The Student News Site of Tarrant County College

The Collegian

The Student News Site of Tarrant County College

The Collegian

The Student News Site of Tarrant County College

The Collegian

Knightster calls it quits, leaves lingering legacy

By John Garces/sports editor

After an NCAA record 902 victories, three national championships and one Olympic gold medal, Bob Knight has decided to call it a career.

The legendary and far-too-often controversial coach announced Feb. 4 he would retire from his post at Texas Tech and leave the game behind for good.

The departure itself, though, has raised even more questions about Knight’s integrity as a person.

What in the world was he thinking when he decided to leave in the middle of the basketball season?

Surely, for a coach who preaches to his players never to quit on the team and has chastised those who have transferred from his program for doing as much, this move of quitting with 10 games left in a disappointing season will be questioned.

In the middle of his seventh season in Lubbock, Knight has produced five 20-win seasons in his first six seasons at the helm, a first for the Red Raider basketball program.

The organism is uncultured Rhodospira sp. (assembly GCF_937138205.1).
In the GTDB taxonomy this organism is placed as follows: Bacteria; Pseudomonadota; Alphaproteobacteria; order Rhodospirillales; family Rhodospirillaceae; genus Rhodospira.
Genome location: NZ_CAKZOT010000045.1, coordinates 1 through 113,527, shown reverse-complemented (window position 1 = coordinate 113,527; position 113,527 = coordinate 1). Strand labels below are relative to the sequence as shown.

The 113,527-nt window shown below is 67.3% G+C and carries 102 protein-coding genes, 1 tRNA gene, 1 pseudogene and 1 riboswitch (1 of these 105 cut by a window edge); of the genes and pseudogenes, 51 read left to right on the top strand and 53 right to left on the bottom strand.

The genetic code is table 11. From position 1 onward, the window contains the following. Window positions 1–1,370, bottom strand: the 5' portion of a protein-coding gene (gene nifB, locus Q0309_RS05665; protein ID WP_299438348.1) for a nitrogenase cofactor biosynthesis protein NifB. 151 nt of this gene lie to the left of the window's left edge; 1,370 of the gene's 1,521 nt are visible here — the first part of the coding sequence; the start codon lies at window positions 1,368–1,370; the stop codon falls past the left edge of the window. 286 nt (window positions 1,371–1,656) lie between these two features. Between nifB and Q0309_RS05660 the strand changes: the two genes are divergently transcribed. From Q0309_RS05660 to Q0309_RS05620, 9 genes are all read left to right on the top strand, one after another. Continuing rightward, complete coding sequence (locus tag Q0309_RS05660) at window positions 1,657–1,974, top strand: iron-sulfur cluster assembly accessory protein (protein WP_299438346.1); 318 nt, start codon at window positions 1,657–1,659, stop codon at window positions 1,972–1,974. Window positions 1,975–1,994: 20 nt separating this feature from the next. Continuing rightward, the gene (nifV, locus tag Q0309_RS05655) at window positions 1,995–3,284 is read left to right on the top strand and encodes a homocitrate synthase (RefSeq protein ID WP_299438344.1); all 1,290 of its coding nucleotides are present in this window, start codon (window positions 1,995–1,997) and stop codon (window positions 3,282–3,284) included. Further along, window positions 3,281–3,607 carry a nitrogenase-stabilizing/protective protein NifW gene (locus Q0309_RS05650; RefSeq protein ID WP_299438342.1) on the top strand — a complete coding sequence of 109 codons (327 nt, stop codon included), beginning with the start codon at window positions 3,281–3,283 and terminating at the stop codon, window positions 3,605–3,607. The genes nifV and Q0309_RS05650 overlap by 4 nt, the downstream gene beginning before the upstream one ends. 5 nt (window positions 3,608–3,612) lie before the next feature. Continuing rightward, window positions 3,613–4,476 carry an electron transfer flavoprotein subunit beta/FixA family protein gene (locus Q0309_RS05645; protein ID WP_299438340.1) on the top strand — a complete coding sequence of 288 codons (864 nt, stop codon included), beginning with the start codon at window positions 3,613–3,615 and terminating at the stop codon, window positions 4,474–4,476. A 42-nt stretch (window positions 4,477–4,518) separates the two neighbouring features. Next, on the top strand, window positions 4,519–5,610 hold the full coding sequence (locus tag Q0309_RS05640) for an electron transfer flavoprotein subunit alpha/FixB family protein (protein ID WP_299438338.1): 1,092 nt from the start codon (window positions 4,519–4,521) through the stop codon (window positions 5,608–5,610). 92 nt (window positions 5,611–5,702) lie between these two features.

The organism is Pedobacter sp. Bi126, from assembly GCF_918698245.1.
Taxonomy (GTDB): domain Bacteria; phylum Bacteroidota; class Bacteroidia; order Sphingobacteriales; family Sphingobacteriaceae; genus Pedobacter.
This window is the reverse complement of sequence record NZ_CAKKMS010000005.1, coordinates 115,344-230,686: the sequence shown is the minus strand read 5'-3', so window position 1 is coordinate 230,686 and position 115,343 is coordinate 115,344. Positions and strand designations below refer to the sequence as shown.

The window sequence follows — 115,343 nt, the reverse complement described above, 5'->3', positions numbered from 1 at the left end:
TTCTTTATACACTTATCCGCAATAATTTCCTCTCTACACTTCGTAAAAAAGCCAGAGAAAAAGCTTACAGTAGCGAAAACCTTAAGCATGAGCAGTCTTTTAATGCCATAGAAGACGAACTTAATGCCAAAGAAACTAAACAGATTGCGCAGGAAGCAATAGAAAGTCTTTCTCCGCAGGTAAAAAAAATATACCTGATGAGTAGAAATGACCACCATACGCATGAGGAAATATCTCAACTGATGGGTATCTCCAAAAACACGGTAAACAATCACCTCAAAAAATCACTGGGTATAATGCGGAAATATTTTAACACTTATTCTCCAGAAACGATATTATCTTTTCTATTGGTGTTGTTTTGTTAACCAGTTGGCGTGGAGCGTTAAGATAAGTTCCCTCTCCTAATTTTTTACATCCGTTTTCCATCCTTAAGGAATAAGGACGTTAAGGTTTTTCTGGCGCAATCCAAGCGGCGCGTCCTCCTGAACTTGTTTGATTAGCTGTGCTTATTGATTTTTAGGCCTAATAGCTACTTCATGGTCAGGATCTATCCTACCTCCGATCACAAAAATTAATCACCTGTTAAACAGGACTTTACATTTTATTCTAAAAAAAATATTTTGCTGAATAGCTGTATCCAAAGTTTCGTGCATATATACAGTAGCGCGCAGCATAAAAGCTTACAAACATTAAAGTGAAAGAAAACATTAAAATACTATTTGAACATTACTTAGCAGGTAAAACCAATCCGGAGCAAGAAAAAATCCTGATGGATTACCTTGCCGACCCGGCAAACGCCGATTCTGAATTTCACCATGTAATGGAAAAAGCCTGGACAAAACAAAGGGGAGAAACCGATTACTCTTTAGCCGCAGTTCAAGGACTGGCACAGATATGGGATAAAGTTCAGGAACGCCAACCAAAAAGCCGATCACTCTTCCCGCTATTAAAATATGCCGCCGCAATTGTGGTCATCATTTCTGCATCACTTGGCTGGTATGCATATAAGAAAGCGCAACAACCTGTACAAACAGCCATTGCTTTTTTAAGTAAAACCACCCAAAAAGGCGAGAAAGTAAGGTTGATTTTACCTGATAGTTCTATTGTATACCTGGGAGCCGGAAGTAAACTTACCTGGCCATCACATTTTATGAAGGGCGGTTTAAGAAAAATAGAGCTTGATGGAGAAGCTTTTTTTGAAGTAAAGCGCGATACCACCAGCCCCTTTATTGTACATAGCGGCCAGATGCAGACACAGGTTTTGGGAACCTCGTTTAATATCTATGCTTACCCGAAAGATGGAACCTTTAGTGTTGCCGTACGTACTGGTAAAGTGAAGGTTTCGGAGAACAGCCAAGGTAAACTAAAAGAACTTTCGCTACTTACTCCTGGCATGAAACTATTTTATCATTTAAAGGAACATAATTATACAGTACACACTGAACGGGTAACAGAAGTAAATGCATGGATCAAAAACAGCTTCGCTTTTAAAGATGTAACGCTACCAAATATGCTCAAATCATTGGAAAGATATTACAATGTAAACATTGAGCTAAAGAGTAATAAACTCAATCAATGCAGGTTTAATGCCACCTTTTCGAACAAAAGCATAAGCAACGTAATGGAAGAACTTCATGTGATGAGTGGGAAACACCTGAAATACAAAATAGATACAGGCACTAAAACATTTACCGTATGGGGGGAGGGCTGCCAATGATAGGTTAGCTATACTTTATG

Of course, it is the considerable extra baggage he filled in Indiana that led him to the West Texas plains in the first place.

In 29 years at Indiana, he won three national titles, the first of which, in 1976, produced the last undefeated team in the NCAA.

However, he was forcibly removed from that university after the administration and athletic director cited a “pattern of unacceptable behavior.” 

These actions included the rather-infamous tossing of a chair onto the court, as well as repeated verbal and physical bullying of his players.

But despite his suspect behavior as a human being, even his harshest critics can’t deny his positive impact on his players.

Traditionally, his senior classes have always ranked as one of the highest graduating classes in the NCAA’s calendar year.

He also never broke any NCAA allegations on the way to his 902 wins, in a period of time when nearly every college program seems a bit shady.

Still, despite his lack of transgressions as a coach, it’s the public image of the man dubbed “The General” because he began his head-coaching career at Army that once again overshadows his accomplishments.

By quitting on his team in the middle of a 12-8 season, many wonder if he had just been chasing the wins record of 880, originally held by Dean Smith.

Now that he will no longer patrol a college basketball sideline, he should be remembered in a positive light for the good things he preached to his teams, such as going to class.

The positives, however, should not overshadow the bullying tactics that he rode to many of his 902 victories.

Perhaps his lasting legacy will be one of how to and, more importantly, how not to run a basketball program.

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